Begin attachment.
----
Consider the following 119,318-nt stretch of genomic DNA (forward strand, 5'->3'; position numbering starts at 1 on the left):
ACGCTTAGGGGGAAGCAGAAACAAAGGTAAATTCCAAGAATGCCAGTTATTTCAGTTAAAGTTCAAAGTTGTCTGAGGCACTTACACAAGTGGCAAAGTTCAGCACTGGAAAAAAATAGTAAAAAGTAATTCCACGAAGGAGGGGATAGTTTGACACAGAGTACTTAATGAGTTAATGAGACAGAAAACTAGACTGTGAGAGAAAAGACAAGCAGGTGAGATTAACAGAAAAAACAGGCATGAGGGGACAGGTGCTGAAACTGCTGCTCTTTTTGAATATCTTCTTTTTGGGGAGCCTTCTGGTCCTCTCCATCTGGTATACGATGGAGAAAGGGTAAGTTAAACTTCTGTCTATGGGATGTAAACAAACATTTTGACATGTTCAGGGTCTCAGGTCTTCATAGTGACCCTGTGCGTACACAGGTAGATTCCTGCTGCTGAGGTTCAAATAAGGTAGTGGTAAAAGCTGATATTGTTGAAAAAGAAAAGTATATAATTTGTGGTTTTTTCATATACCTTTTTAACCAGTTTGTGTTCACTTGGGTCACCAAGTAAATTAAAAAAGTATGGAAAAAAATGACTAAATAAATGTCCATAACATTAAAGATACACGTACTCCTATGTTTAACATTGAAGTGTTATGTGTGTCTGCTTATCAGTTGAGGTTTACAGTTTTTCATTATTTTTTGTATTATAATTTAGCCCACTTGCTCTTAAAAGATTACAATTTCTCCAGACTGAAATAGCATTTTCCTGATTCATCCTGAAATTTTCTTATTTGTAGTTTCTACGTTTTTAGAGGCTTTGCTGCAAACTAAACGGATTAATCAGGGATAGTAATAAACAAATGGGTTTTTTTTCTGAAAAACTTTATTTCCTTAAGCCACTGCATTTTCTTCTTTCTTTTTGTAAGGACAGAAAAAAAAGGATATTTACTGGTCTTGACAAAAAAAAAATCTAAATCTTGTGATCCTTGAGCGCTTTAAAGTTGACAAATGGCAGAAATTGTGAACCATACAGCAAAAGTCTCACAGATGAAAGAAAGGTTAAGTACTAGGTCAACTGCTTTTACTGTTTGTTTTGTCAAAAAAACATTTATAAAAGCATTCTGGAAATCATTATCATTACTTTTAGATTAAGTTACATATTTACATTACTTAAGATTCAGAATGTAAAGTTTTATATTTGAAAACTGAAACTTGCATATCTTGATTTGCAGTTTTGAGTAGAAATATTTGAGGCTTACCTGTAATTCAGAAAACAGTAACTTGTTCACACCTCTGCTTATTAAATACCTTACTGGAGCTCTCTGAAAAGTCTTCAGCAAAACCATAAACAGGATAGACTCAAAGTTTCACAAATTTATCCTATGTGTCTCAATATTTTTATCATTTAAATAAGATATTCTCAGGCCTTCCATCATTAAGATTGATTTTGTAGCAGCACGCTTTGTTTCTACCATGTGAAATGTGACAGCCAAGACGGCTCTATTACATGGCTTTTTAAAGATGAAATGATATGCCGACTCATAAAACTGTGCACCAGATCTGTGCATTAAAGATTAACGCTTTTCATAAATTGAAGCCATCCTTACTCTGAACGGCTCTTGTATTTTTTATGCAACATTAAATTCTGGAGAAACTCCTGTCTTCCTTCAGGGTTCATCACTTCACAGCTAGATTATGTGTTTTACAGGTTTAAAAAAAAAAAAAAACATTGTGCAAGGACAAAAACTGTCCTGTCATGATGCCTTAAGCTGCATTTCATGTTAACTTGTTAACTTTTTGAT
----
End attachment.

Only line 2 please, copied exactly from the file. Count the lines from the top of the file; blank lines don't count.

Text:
ACGCTTAGGGGGAAGCAGAAACAAAGGTAAATTCCAAGAATGCCAGTTATTTCAGTTAAAGTTCAAAGTTGTCTGAGGCACTTACACAAGTGGCAAAGTTCAGCACTGGAAAAAAATAGTAAAAAGTAATTCCACGAAGGAGGGGATAGTTTGACACAGAGTACTTAATGAGTTAATGAGACAGAAAACTAGACTGTGAGAGAAAAGACAAGCAGGTGAGATTAACAGAAAAAACAGGCATGAGGGGACAGGTGCTGAAACTGCTGCTCTTTTTGAATATCTTCTTTTTGGGGAGCCTTCTGGTCCTCTCCATCTGGTATACGATGGAGAAAGGGTAAGTTAAACTTCTGTCTATGGGATGTAAACAAACATTTTGACATGTTCAGGGTCTCAGGTCTTCATAGTGACCCTGTGCGTACACAGGTAGATTCCTGCTGCTGAGGTTCAAATAAGGTAGTGGTAAAAGCTGATATTGTTGAAAAAGAAAAGTATATAATTTGTGGTTTTTTCATATACCTTTTTAACCAGTTTGTGTTCACTTGGGTCACCAAGTAAATTAAAAAAGTATGGAAAAAAATGACTAAATAAATGTCCATAACATTAAAGATACACGTACTCCTATGTTTAACATTGAAGTGTTATGTGTGTCTGCTTATCAGTTGAGGTTTACAGTTTTTCATTATTTTTTGTATTATAATTTAGCCCACTTGCTCTTAAAAGATTACAATTTCTCCAGACTGAAATAGCATTTTCCTGATTCATCCTGAAATTTTCTTATTTGTAGTTTCTACGTTTTTAGAGGCTTTGCTGCAAACTAAACGGATTAATCAGGGATAGTAATAAACAAATGGGTTTTTTTTCTGAAAAACTTTATTTCCTTAAGCCACTGCATTTTCTTCTTTCTTTTTGTAAGGACAGAAAAAAAAGGATATTTACTGGTCTTGACAAAAAAAAAATCTAAATCTTGTGATCCTTGAGCGCTTTAAAGTTGACAAATGGCAGAAATTGTGAACCATACAGCAAAAGTCTCACAGATGAAAGAAAGGTTAAGTACTAGGTCAACTGCTTTTACTGTTTGTTTTGTCAAAAAAACATTTATAAAAGCATTCTGGAAATCATTATCATTACTTTTAGATTAAGTTACATATTTACATTACTTAAGATTCAGAATGTAAAGTTTTATATTTGAAAACTGAAACTTGCATATCTTGATTTGCAGTTTTGAGTAGAAATATTTGAGGCTTACCTGTAATTCAGAAAACAGTAACTTGTTCACACCTCTGCTTATTAAATACCTTACTGGAGCTCTCTGAAAAGTCTTCAGCAAAACCATAAACAGGATAGACTCAAAGTTTCACAAATTTATCCTATGTGTCTCAATATTTTTATCATTTAAATAAGATATTCTCAGGCCTTCCATCATTAAGATTGATTTTGTAGCAGCACGCTTTGTTTCTACCATGTGAAATGTGACAGCCAAGACGGCTCTATTACATGGCTTTTTAAAGATGAAATGATATGCCGACTCATAAAACTGTGCACCAGATCTGTGCATTAAAGATTAACGCTTTTCATAAATTGAAGCCATCCTTACTCTGAACGGCTCTTGTATTTTTTATGCAACATTAAATTCTGGAGAAACTCCTGTCTTCCTTCAGGGTTCATCACTTCACAGCTAGATTATGTGTTTTACAGGTTTAAAAAAAAAAAAAAACATTGTGCAAGGACAAAAACTGTCCTGTCATGATGCCTTAAGCTGCATTTCATGTTAACTTGTTAACTTTTTGAT